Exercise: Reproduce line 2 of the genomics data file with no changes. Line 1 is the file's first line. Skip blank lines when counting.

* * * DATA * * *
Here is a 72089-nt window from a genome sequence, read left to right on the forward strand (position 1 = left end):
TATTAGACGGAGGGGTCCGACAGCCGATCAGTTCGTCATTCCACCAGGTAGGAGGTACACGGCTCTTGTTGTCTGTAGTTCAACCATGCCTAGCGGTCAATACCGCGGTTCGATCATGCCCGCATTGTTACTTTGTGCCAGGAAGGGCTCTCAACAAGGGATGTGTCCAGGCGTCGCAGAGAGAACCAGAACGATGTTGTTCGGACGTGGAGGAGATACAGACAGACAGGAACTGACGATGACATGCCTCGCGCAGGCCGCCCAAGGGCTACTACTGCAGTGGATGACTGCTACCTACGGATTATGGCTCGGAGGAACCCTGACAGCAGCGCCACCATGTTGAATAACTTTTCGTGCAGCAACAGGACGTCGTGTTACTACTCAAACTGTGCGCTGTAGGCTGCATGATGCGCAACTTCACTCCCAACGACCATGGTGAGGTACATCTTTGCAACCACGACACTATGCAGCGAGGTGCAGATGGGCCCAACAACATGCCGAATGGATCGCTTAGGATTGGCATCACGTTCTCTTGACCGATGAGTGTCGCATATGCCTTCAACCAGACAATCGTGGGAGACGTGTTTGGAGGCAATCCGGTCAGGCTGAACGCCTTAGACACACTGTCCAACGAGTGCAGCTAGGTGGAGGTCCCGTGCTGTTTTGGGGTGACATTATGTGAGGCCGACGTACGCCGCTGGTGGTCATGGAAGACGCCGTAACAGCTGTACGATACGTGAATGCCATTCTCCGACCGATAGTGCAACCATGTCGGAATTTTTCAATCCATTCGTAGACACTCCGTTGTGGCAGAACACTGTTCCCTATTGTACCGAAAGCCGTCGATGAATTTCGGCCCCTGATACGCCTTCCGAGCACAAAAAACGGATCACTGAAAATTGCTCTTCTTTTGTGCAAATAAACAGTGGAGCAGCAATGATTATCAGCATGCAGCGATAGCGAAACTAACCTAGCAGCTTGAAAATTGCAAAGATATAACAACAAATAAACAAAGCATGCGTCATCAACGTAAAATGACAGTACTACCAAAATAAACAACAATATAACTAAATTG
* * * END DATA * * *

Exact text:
TATTAGACGGAGGGGTCCGACAGCCGATCAGTTCGTCATTCCACCAGGTAGGAGGTACACGGCTCTTGTTGTCTGTAGTTCAACCATGCCTAGCGGTCAATACCGCGGTTCGATCATGCCCGCATTGTTACTTTGTGCCAGGAAGGGCTCTCAACAAGGGATGTGTCCAGGCGTCGCAGAGAGAACCAGAACGATGTTGTTCGGACGTGGAGGAGATACAGACAGACAGGAACTGACGATGACATGCCTCGCGCAGGCCGCCCAAGGGCTACTACTGCAGTGGATGACTGCTACCTACGGATTATGGCTCGGAGGAACCCTGACAGCAGCGCCACCATGTTGAATAACTTTTCGTGCAGCAACAGGACGTCGTGTTACTACTCAAACTGTGCGCTGTAGGCTGCATGATGCGCAACTTCACTCCCAACGACCATGGTGAGGTACATCTTTGCAACCACGACACTATGCAGCGAGGTGCAGATGGGCCCAACAACATGCCGAATGGATCGCTTAGGATTGGCATCACGTTCTCTTGACCGATGAGTGTCGCATATGCCTTCAACCAGACAATCGTGGGAGACGTGTTTGGAGGCAATCCGGTCAGGCTGAACGCCTTAGACACACTGTCCAACGAGTGCAGCTAGGTGGAGGTCCCGTGCTGTTTTGGGGTGACATTATGTGAGGCCGACGTACGCCGCTGGTGGTCATGGAAGACGCCGTAACAGCTGTACGATACGTGAATGCCATTCTCCGACCGATAGTGCAACCATGTCGGAATTTTTCAATCCATTCGTAGACACTCCGTTGTGGCAGAACACTGTTCCCTATTGTACCGAAAGCCGTCGATGAATTTCGGCCCCTGATACGCCTTCCGAGCACAAAAAACGGATCACTGAAAATTGCTCTTCTTTTGTGCAAATAAACAGTGGAGCAGCAATGATTATCAGCATGCAGCGATAGCGAAACTAACCTAGCAGCTTGAAAATTGCAAAGATATAACAACAAATAAACAAAGCATGCGTCATCAACGTAAAATGACAGTACTACCAAAATAAACAACAATATAACTAAATTG